SCOTUS Denies Expedited Review of North Carolina Partisan Gerrymander Leaving Voters in Limbo
February 6, 2018
Today, the U.S. Supreme Court denied the motion for expedited review of Common Cause v. Rucho in the wake of the Court granting a stay in the case after a unanimous decision from a three-judge federal court had ruled North Carolina’s congressional districts unconstitutional and ordered them redrawn by January 24, 2018.
Court Refuses Fast Track for NC Gerrymandering Challenge
February 6, 2018
The Supreme Court denied an expedited review but gerrymandering challenge is very much alive.
Common Cause Seeks Quick Supreme Court Ruling on Gerrymandering
January 24, 2018
Common Cause is inviting the U.S. Supreme Court to resolve questions about the constitutionality of partisan gerrymandering once and for all.
Common Cause Urges SCOTUS to Expedite Review of North Carolina’s Partisan Gerrymander to Protect Voters
January 23, 2018
Today, Common Cause filed a motion in the U.S. Supreme Court in Common Cause v. Rucho urging the court to expedite its review of the case in order to provide relief to North Carolina voters in time for 2018 congressional elections. Last week the Supreme Court granted a stay in the case after a unanimous decision from a three-judge federal court had ruled North Carolina’s congressional districts unconstitutional and ordered them redrawn by January 24, 2018. In today’s brief the successful plaintiffs argue that hearing the North Carolina General Assembly’s appeal on a slower standard schedule will unfairly result in North Carolinians voting this November in congressional districts ruled to be an unconstitutional partisan gerrymander. This would be a fourth congressional election cycle using an unconstitutional map.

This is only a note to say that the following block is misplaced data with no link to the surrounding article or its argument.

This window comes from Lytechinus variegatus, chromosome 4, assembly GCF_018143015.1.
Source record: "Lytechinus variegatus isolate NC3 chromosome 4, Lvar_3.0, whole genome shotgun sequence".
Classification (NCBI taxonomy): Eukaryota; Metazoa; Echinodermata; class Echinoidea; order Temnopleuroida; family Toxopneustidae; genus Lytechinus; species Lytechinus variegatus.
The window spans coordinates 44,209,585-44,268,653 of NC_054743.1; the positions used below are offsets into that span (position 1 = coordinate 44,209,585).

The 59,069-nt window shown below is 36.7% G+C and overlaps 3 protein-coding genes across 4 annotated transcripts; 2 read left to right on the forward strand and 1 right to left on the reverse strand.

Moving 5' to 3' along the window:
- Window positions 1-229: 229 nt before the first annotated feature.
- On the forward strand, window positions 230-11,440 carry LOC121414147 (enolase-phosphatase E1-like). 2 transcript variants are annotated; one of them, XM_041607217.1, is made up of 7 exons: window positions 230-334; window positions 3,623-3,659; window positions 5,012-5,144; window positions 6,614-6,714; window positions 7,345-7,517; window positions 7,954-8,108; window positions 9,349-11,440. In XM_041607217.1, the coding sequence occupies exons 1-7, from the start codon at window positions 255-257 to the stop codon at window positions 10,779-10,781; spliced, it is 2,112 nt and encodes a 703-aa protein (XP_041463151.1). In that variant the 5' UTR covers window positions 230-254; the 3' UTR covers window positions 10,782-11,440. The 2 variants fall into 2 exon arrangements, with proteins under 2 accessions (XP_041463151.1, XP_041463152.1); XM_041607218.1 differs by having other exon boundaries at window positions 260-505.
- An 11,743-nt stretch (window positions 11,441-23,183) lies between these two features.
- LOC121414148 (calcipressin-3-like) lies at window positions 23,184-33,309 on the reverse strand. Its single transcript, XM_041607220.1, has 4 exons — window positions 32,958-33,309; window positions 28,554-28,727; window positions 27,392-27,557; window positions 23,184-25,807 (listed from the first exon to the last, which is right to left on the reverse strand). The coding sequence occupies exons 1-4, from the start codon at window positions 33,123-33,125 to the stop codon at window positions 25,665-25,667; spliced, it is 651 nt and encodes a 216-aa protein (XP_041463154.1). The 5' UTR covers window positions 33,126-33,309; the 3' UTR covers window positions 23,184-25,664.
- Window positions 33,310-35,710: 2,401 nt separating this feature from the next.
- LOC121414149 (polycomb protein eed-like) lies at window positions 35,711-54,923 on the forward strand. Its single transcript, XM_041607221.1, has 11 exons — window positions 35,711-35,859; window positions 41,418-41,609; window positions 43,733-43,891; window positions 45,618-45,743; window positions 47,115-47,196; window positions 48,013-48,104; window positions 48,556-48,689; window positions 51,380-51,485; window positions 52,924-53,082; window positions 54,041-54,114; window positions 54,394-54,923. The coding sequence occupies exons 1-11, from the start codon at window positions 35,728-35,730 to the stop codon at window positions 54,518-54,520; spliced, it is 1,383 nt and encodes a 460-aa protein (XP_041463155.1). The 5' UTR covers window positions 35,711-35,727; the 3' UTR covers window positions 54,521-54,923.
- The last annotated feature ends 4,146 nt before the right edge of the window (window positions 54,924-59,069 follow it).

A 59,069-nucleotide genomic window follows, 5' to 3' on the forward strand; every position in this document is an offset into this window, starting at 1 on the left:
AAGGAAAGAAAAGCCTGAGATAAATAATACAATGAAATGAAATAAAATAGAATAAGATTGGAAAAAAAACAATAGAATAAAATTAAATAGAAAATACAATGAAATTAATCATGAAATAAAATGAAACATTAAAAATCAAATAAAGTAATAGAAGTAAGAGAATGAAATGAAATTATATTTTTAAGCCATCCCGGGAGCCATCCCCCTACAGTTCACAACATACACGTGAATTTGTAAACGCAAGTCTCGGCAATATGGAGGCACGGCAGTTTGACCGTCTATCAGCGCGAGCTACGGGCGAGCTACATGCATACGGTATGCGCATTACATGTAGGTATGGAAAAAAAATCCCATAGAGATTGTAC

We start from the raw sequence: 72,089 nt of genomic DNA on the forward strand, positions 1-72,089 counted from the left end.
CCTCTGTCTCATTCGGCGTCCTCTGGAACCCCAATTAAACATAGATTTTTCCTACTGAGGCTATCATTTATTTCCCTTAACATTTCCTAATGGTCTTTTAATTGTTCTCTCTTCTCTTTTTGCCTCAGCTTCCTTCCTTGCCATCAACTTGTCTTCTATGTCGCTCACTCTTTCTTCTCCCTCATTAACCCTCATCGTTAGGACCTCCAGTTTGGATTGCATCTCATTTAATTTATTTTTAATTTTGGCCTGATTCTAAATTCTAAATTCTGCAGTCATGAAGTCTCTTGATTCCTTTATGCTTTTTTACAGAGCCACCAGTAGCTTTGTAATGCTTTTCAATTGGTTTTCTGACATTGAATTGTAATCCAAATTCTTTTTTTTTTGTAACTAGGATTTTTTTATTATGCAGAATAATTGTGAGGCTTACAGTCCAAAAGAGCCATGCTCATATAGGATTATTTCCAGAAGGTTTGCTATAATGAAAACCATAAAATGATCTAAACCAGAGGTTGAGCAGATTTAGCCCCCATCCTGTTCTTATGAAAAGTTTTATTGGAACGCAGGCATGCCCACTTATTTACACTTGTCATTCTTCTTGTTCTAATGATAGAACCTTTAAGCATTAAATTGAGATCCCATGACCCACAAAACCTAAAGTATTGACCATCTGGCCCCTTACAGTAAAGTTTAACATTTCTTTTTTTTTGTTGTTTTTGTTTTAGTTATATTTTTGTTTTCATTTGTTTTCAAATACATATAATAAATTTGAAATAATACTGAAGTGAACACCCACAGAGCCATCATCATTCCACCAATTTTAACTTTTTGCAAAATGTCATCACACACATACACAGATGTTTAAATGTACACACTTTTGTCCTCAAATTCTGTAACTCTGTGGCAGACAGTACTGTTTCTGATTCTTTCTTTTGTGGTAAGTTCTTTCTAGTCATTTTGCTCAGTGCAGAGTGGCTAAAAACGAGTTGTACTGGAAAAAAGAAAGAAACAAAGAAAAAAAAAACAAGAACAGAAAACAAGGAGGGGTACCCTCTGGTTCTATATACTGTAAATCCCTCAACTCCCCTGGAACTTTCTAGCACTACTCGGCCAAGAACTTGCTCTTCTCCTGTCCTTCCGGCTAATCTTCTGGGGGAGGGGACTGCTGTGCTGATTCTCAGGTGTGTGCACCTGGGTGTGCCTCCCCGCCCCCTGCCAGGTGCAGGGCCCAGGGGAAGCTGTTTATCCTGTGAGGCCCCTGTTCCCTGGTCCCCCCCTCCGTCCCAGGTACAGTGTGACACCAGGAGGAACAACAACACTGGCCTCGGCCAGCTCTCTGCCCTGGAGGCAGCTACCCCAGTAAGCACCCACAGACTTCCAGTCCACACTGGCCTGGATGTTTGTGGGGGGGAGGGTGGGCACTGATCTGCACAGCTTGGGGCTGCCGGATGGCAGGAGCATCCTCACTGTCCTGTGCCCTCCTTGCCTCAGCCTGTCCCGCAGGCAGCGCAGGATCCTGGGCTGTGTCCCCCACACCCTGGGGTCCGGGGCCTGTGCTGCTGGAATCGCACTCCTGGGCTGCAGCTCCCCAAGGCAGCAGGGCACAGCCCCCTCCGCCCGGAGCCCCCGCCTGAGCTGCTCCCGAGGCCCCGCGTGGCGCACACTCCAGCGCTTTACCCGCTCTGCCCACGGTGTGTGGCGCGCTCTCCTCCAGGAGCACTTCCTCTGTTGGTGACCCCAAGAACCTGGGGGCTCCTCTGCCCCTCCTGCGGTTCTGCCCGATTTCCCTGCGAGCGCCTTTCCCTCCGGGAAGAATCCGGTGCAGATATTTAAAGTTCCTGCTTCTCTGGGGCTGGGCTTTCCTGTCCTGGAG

PA High Court Joins Movement for Fair Districts
January 22, 2018
It’s increasingly clear that courts across the country are ready to declare that partisan gerrymandering is unconstitutional and insist that political maps that allow voters to choose our elected officials, not permit officials to choose their voters.